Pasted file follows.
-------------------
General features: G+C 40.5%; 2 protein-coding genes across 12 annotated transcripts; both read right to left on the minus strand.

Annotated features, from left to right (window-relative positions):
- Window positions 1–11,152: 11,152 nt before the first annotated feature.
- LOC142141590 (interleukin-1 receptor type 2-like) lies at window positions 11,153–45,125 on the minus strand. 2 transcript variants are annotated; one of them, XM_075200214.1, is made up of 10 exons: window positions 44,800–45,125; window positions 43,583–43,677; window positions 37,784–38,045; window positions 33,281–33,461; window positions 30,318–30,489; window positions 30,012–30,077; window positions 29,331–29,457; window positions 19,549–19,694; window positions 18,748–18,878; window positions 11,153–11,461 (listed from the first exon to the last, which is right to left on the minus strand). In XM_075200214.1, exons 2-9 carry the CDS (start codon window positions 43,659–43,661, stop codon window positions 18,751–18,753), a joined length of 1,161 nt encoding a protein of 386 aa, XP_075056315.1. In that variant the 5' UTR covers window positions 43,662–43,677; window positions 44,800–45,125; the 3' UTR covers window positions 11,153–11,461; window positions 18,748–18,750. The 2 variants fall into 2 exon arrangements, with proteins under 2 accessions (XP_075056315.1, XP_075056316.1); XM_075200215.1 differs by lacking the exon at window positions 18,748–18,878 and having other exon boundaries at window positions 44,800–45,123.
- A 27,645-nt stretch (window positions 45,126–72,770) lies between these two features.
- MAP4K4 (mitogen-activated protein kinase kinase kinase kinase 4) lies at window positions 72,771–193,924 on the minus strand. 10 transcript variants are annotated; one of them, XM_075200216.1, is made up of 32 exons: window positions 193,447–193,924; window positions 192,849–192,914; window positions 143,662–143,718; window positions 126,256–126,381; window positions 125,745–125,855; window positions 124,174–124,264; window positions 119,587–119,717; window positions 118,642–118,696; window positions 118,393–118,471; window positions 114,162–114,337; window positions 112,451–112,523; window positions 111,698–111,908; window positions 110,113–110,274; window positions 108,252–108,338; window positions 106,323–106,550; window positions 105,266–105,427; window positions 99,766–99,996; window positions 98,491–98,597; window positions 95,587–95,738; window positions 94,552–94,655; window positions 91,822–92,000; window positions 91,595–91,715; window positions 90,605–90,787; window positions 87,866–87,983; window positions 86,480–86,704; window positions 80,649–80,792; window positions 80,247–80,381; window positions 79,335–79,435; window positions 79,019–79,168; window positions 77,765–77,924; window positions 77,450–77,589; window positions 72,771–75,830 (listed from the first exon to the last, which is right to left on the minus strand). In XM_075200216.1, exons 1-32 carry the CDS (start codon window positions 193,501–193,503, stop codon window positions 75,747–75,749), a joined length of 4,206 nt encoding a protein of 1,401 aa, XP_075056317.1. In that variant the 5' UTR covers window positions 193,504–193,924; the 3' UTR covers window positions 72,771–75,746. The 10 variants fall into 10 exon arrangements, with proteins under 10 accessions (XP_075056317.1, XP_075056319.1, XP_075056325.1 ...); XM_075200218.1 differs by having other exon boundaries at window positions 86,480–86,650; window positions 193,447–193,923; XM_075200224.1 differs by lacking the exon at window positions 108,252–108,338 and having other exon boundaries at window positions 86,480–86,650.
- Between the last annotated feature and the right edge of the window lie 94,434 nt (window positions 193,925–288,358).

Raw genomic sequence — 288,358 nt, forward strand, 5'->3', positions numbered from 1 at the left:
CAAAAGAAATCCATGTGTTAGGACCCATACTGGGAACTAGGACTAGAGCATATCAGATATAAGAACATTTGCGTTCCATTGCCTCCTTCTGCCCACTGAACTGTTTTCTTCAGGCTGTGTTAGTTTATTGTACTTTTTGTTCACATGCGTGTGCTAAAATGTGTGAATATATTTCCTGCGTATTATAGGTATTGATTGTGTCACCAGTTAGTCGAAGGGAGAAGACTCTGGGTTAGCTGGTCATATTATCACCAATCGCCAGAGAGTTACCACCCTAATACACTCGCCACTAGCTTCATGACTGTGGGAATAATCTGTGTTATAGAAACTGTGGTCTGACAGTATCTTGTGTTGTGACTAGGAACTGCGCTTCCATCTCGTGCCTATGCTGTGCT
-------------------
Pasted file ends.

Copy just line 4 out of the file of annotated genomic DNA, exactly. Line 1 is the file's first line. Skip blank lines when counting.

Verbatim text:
- LOC142141590 (interleukin-1 receptor type 2-like) lies at window positions 11,153–45,125 on the minus strand. 2 transcript variants are annotated; one of them, XM_075200214.1, is made up of 10 exons: window positions 44,800–45,125; window positions 43,583–43,677; window positions 37,784–38,045; window positions 33,281–33,461; window positions 30,318–30,489; window positions 30,012–30,077; window positions 29,331–29,457; window positions 19,549–19,694; window positions 18,748–18,878; window positions 11,153–11,461 (listed from the first exon to the last, which is right to left on the minus strand). In XM_075200214.1, exons 2-9 carry the CDS (start codon window positions 43,659–43,661, stop codon window positions 18,751–18,753), a joined length of 1,161 nt encoding a protein of 386 aa, XP_075056315.1. In that variant the 5' UTR covers window positions 43,662–43,677; window positions 44,800–45,125; the 3' UTR covers window positions 11,153–11,461; window positions 18,748–18,750. The 2 variants fall into 2 exon arrangements, with proteins under 2 accessions (XP_075056315.1, XP_075056316.1); XM_075200215.1 differs by lacking the exon at window positions 18,748–18,878 and having other exon boundaries at window positions 44,800–45,123.